Rosemary (Mia Farrow) and Guy (John Cassavetes) move into a New York City apartment. They meet their eccentric and compassionate neighbours the Castevets. They are busybodies who are always intrusive. Guy lands an acting job, as a result the couple decided to have a baby.

Everything starts off well for Rosemary, apart from some nightmares. She slowly begins a descent into turmoil as strange events start occurring. Mysterious deaths, peculiar good luck charms that smell of “tannin root”, unexplained blindness and unusual potions. Guy becomes distant. Rosemary becomes increasingly sick, she becomes paranoid that her neighbours and husband have something terrible in mind for her unborn baby.


2. Jonestown: The Life and Death of Peoples Temple (2006)

Jonestown The Life and Death of Peoples Temple (2006)

Stanley Nelson’s documentary Jonestown: The Life and Death of Peoples Temple provides a lot of insight into what happened on the 18th of November 1978 in Jonestown, Guyana. The narrative follows archival footage and accounts from survivors and previous members and associates of Jim Jones’ Peoples Temple.

The organisation was formed during the 1950’s in Indiana by Jim Jones. Jones was born in the early 1930’s and lead an underprivileged and reclusive life. He became obsessed with religion and death. He was pro-equal rights and as he grew older more and more people followed and agreed with him. As his organisation gained criticism from the outside, and as the congregation grew, they moved to different areas and finally to Guyana.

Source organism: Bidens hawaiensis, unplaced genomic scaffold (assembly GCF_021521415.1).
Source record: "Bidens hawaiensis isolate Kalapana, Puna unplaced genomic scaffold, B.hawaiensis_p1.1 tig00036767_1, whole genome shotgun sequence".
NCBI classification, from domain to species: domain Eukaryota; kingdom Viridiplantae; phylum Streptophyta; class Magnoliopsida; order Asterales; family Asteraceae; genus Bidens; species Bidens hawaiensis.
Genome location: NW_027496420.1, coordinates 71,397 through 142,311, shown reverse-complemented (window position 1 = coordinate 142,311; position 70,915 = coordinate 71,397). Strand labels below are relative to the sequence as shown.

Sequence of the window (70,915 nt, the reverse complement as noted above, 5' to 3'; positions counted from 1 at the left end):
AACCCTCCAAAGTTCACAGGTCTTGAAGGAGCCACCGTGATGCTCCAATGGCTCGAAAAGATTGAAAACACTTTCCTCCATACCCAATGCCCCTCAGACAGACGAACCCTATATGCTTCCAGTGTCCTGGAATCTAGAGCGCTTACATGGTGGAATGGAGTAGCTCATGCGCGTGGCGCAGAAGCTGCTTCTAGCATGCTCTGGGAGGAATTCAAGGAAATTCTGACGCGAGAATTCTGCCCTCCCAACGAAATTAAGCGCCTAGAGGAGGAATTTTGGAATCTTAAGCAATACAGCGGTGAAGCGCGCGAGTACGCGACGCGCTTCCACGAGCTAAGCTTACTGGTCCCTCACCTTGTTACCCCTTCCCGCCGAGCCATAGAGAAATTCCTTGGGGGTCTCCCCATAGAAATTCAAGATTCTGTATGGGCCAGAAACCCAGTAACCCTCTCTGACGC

The Peoples Temple lived a cooperative lifestyle, worked on the land and shared most things. Jones became very paranoid about the CIA and other such agencies. He believed they were trying to break down and destroy Jonestown. The longer he remained there, the worse it became – drug use, physical and sexual abuse, members not being allowed to leave. Congressman Ryan arrived in Jonestown on the 15th to investigate rumours of human rights abuse, this stirred things up even further with tragic results.

It is a truly compelling and harrowing documentary. Ti West’s new film The Sacrament looks like it may be based on these events, so keep an eye out for that (I haven’t personally seen it yet).


1. The Wicker Man (1973)


Robin Hardy’s classic The Wicker Man brings the virginal Christian Sergeant Howie (Edward Woodward) to Summerisle – a small Scottish island. He has arrived to investigate a letter he received in England, informing him of a missing child, Rowan Morrison. The screenplay was written by Anthony Shaffer who has written a few scripts with religious themes, so have look into his work if you are interested in that subject matter.

Sergeant Howie is utterly disgusted by the Pagan Religion the inhabitants of Summerisle partake in, he is always yelling at them about “The one true God”, and as annoying as it can be in the beginning, it adds a unique style of black humour into the mix. It also highlights the differences between two religions and how difficult it can be to understand others beliefs.

This film is a musical full of folk songs about sex, fertility and the old ways, but also a horror film – and one of the most unique. All of the townsfolk tell Howie that they have never heard of Rowan, even her supposed mother will not lay claim to her existence. When Howie meets Lord Summerisle (played by Christopher Lee) he learns more of their traditions, he is still appalled and maintains his desire to find the missing girl.

The Wicker Man is elegantly shot, beautifully coloured, slightly surreal and very enjoyable. No wonder it is one of the most acclaimed cult films of the 1970’s.

Author Bio: Rebecca Dodds is a film studies student who has been feverishly watching films for most of her life. She write screenplays in her spare time. Her interests lie in Art, Auteur, Horror, Surreal and World Cinema – and anything weird and wonderful.